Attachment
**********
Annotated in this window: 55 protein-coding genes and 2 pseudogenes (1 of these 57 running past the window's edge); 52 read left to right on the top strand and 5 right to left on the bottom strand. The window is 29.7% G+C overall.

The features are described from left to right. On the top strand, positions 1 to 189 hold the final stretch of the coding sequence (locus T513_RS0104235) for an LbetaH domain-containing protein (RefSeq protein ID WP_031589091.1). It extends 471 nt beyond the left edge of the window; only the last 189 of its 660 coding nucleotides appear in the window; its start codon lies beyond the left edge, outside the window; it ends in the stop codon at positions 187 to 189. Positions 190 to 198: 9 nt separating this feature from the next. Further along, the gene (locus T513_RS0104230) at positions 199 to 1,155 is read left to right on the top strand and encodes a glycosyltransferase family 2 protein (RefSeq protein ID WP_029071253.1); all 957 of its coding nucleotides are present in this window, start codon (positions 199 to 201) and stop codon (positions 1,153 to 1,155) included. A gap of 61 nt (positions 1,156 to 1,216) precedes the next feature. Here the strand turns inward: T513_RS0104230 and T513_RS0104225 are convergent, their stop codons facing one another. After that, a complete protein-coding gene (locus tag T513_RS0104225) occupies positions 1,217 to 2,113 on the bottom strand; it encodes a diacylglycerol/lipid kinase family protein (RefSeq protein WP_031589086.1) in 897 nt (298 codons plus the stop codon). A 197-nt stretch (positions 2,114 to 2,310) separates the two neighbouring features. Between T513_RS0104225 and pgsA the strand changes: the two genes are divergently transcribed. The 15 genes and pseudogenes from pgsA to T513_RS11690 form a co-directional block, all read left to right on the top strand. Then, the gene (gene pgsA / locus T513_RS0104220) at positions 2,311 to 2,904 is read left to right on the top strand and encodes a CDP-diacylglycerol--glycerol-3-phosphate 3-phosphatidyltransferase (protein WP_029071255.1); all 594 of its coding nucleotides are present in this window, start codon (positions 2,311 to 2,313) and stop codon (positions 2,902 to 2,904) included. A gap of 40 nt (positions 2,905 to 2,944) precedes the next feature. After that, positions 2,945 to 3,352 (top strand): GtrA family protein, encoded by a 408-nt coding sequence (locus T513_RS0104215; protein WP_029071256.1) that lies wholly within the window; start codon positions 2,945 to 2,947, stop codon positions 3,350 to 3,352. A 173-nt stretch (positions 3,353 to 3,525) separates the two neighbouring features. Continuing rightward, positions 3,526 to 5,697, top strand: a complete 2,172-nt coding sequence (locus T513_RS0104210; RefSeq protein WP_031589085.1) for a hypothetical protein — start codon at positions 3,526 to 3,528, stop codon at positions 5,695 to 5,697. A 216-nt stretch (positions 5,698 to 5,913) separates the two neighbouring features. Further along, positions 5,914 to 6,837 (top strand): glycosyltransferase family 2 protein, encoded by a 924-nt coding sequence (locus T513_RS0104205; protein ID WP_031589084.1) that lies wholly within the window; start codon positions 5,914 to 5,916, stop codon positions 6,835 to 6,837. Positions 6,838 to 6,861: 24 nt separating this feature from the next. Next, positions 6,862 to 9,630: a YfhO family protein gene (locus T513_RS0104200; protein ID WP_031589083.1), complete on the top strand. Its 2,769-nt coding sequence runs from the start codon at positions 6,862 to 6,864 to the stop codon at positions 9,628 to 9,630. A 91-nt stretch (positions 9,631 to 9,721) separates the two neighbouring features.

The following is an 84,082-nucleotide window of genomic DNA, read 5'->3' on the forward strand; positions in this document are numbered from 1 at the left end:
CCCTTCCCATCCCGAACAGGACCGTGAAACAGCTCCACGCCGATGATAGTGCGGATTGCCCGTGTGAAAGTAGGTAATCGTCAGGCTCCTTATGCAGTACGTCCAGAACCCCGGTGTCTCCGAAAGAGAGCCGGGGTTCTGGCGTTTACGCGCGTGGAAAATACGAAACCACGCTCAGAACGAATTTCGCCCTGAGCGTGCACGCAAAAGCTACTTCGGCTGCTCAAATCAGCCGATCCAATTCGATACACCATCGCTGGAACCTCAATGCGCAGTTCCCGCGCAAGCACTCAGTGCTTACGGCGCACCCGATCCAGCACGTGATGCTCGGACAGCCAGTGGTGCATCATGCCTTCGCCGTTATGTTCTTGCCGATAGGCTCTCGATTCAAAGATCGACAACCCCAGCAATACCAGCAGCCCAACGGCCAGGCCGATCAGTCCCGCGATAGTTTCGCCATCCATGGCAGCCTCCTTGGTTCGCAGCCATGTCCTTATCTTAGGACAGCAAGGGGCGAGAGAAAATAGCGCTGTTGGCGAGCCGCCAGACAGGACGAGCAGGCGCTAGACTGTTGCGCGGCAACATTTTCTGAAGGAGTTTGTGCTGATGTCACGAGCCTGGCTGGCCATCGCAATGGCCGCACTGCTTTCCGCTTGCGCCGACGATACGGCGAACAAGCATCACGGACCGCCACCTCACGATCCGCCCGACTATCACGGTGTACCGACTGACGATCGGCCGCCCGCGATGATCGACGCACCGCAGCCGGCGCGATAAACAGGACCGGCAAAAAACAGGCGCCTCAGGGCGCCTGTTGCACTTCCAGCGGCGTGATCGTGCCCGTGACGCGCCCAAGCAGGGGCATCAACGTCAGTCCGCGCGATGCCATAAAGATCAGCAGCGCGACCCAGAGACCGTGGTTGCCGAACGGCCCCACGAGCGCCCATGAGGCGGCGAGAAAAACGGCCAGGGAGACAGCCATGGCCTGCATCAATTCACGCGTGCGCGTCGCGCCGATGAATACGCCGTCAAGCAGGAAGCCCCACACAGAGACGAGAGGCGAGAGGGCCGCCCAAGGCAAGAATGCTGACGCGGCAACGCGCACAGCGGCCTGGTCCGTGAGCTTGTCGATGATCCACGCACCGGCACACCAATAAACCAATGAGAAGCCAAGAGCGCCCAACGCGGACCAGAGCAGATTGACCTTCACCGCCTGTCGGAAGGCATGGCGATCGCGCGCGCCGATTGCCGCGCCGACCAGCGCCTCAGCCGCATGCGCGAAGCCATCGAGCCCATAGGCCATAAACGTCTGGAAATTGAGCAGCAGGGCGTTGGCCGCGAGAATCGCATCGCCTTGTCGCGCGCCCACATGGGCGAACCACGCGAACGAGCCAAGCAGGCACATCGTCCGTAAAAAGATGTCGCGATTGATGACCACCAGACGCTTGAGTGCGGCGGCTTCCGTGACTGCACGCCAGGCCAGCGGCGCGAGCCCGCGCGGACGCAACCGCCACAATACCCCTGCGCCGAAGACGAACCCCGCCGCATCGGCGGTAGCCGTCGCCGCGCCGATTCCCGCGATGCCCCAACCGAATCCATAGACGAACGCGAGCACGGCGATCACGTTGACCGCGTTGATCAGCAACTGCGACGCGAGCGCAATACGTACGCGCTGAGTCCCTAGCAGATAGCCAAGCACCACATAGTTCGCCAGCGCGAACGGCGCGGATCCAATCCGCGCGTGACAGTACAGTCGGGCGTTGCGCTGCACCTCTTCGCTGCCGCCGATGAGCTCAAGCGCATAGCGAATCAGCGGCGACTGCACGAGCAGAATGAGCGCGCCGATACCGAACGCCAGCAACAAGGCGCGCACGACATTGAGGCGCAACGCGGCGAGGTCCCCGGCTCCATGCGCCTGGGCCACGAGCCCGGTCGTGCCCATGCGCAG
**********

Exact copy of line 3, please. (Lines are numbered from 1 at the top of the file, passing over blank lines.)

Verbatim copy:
The following is an 84,082-nucleotide window of genomic DNA, read 5'->3' on the forward strand; positions in this document are numbered from 1 at the left end: